Inflation in thearea of the euro is falling more than expected

Inflation in thearea Europe’s single currency, the euro, fell more than expected last month, but underlying price pressures have increased, meaning the European Central Bank is likely to continue raising interest rates in the coming months.

Data released by the statistical office of the European Union (Eurostat) showed on Friday that rising consumer prices in the region, which brought the number of countries to 20 with Croatia’s accession on January 1, slowed to 9.2% in December, compared to 10.1% the previous month. The rate fell short of expectations for a 9.7% price hike in a Reuters poll.

However, this seemingly good data hides an unfortunate detail, in as most of the decline was due to lower energy prices, while all major components of core inflation increased.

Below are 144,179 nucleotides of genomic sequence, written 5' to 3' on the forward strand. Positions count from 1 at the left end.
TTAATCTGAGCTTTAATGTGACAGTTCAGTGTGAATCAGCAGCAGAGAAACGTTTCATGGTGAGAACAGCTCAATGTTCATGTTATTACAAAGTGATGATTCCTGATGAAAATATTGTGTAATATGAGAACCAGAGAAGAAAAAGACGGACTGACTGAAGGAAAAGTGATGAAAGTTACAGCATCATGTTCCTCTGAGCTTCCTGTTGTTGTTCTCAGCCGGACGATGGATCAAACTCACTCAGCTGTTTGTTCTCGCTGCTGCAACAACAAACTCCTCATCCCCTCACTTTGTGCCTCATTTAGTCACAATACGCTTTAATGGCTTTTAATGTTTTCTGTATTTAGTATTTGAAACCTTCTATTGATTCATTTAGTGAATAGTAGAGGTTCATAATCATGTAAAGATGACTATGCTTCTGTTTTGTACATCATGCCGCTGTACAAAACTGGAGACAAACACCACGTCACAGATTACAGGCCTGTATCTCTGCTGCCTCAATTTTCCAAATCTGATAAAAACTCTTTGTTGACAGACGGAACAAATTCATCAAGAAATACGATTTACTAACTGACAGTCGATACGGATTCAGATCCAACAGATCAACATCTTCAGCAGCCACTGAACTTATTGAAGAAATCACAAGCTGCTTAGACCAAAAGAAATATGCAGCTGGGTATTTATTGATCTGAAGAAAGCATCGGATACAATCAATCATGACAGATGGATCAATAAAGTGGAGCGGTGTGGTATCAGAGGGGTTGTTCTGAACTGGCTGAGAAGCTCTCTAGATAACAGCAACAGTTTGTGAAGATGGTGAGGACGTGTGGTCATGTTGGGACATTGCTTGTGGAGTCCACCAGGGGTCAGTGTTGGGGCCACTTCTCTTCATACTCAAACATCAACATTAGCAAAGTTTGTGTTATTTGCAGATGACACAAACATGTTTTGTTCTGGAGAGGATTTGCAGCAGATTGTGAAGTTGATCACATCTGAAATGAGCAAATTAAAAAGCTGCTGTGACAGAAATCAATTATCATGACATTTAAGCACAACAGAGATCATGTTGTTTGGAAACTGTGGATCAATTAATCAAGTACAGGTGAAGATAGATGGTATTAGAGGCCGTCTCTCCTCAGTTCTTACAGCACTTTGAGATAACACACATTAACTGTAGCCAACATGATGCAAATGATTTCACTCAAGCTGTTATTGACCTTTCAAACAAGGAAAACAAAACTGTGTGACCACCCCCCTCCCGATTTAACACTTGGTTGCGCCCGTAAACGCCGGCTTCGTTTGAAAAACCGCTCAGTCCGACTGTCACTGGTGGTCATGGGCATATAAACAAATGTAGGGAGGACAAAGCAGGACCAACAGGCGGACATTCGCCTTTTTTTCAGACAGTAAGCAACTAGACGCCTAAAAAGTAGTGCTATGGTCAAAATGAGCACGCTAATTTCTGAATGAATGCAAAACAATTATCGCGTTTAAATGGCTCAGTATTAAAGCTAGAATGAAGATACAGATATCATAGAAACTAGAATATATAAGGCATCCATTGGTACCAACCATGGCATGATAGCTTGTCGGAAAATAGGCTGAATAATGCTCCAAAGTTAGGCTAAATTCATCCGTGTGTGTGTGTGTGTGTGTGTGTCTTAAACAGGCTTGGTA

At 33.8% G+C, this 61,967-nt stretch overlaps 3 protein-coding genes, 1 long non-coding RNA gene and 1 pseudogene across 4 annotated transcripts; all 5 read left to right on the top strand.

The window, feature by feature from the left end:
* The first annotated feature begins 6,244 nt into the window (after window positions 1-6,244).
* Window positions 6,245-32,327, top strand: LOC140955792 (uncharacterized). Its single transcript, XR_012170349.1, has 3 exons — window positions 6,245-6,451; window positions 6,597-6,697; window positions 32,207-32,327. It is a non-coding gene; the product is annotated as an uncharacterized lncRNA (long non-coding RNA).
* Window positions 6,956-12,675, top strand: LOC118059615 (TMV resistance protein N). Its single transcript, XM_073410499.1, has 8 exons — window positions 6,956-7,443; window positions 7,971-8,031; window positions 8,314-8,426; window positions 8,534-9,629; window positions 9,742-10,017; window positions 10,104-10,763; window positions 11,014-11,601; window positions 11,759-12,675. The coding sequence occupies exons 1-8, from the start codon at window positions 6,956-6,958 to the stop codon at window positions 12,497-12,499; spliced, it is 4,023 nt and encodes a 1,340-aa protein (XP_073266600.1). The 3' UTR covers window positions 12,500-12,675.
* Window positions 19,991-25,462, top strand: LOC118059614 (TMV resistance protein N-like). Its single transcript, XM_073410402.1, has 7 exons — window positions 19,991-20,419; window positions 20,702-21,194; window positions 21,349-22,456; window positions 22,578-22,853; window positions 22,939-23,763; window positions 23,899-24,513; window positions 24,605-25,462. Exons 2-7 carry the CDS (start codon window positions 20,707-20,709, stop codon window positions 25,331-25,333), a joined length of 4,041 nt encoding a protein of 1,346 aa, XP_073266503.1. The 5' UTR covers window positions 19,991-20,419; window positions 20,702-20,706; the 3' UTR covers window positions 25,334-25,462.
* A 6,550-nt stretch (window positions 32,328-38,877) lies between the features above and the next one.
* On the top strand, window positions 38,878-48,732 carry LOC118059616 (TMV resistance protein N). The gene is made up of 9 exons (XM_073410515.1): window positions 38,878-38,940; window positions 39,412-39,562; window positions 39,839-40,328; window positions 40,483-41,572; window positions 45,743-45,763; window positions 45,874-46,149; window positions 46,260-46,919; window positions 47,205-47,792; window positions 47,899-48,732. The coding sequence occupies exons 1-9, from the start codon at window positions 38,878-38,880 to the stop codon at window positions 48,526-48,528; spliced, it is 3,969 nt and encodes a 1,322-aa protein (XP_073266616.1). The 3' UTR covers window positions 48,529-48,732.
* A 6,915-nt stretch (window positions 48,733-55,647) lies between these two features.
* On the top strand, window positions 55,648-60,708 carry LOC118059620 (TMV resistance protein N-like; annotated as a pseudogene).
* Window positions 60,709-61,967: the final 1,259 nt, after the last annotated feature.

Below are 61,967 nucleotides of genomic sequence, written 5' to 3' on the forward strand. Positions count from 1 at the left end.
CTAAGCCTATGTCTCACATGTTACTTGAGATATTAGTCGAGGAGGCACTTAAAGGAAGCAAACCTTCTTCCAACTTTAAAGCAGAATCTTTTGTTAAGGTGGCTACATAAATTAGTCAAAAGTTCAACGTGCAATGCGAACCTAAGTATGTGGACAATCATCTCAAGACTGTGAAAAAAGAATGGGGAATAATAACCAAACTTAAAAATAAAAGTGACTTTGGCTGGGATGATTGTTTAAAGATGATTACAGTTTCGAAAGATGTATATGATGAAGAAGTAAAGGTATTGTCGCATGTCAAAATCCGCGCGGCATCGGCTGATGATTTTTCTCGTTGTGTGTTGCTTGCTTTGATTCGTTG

The inflation rate, which excludes food and energy price volatility, rose to 6.9% from 6.6%, while a more restrictive measure which also excludes alcohol and tobacco prices rose to 5.2% since 5%.

Inflation accelerated in services and non-energy industrial goods, which are closely monitored by the European Central Bank to gauge continued price growth, raising fears that coping with higher prices will be more difficult than expected.

The problem is that the longer price growth continues, the harder it is to curb it, as companies begin to adjust their pricing and wage policies, which in turn perpetuates inflation.

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